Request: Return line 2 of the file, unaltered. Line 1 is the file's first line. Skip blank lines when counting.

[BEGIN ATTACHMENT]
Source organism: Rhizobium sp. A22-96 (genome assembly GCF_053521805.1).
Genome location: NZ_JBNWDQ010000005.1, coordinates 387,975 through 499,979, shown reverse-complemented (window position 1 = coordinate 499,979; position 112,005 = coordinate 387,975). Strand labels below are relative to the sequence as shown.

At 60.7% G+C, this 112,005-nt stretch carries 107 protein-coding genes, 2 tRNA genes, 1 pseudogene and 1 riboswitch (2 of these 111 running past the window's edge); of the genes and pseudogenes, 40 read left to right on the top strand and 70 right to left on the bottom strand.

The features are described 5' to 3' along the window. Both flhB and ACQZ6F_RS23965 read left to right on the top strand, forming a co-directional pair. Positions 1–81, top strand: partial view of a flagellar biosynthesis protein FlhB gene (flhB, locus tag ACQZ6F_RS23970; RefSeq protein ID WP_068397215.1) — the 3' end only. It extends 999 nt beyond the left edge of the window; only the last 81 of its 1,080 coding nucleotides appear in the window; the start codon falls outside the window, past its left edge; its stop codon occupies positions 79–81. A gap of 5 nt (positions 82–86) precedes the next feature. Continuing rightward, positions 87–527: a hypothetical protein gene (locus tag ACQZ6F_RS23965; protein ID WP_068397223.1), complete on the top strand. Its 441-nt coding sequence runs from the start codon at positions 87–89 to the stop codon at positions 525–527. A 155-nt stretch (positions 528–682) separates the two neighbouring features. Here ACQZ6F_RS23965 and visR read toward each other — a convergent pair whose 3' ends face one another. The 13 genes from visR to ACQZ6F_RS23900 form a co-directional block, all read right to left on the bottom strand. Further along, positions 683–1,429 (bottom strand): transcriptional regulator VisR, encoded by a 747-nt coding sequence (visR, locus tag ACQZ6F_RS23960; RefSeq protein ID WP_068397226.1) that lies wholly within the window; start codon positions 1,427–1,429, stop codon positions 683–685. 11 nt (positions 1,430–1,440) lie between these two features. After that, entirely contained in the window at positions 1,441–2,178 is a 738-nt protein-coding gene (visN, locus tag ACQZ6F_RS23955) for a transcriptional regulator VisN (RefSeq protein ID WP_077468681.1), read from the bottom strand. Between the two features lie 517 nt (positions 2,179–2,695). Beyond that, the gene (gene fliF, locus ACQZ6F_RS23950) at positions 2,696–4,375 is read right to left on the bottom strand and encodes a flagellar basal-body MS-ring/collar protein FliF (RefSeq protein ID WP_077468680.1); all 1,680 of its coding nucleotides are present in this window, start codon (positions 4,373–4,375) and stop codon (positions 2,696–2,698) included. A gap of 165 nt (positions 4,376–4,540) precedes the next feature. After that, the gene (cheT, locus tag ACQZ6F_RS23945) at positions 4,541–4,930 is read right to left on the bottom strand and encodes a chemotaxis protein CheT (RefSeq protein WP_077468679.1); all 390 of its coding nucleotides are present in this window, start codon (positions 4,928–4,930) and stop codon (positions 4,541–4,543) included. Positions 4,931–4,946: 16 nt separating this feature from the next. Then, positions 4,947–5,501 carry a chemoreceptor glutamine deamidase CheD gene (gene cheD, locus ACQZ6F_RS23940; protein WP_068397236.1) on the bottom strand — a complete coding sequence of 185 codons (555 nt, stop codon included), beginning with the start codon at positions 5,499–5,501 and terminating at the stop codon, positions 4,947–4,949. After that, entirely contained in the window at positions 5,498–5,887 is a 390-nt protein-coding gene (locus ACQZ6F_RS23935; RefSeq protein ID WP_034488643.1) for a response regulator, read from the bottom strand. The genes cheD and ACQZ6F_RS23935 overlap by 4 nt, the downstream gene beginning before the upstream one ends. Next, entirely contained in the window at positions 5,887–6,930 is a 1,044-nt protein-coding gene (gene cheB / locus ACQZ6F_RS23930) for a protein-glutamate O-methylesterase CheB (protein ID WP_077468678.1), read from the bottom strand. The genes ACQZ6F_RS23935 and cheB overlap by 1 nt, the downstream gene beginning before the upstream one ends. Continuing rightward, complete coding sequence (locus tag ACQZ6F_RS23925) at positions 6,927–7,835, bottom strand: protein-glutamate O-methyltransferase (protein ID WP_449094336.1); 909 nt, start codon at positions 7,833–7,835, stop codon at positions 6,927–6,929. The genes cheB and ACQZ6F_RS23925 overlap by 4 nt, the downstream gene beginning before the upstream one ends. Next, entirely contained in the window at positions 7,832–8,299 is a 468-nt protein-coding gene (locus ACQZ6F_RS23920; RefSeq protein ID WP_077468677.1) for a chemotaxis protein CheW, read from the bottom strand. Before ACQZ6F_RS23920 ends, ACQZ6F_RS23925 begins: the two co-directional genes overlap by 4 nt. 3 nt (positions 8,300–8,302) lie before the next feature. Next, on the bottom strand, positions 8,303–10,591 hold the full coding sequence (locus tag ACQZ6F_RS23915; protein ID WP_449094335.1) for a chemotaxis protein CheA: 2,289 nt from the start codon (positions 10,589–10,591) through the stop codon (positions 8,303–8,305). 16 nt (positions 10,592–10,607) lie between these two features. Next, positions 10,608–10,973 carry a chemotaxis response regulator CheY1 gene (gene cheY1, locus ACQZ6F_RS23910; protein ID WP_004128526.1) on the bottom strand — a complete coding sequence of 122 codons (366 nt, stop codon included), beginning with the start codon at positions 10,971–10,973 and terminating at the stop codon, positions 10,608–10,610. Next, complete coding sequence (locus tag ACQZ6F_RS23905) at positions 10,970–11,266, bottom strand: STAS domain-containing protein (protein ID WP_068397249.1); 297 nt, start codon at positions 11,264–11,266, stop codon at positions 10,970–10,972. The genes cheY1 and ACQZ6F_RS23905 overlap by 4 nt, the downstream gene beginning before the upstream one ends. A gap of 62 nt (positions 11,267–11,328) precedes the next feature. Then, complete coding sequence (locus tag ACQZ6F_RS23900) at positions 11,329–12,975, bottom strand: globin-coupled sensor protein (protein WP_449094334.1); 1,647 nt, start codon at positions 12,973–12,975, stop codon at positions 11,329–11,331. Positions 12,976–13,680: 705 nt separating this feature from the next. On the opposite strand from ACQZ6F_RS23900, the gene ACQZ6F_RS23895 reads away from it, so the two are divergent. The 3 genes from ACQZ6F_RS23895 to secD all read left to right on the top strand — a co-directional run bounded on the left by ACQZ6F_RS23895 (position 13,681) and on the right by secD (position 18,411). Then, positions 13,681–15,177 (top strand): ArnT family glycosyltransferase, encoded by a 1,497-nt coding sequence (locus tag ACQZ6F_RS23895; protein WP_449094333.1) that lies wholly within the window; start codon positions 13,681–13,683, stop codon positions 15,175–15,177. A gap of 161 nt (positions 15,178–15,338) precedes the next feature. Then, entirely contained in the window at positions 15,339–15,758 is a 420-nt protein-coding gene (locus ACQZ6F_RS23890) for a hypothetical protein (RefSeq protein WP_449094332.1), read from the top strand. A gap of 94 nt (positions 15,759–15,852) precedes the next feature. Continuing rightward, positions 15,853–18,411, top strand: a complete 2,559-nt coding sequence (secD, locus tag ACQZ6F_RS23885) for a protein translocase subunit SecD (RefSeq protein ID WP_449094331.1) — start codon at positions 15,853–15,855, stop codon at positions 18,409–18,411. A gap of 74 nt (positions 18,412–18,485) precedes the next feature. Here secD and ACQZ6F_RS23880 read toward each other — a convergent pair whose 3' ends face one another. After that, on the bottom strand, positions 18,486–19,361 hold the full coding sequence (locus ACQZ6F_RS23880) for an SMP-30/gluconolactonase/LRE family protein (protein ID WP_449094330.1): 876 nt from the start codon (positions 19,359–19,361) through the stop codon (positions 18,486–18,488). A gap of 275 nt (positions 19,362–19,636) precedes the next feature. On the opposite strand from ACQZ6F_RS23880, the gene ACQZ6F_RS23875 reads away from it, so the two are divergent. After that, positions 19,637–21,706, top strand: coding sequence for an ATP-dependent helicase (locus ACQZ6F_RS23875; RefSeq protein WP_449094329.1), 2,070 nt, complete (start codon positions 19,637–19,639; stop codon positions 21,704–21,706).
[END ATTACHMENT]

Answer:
Genome location: NZ_JBNWDQ010000005.1, coordinates 387,975 through 499,979, shown reverse-complemented (window position 1 = coordinate 499,979; position 112,005 = coordinate 387,975). Strand labels below are relative to the sequence as shown.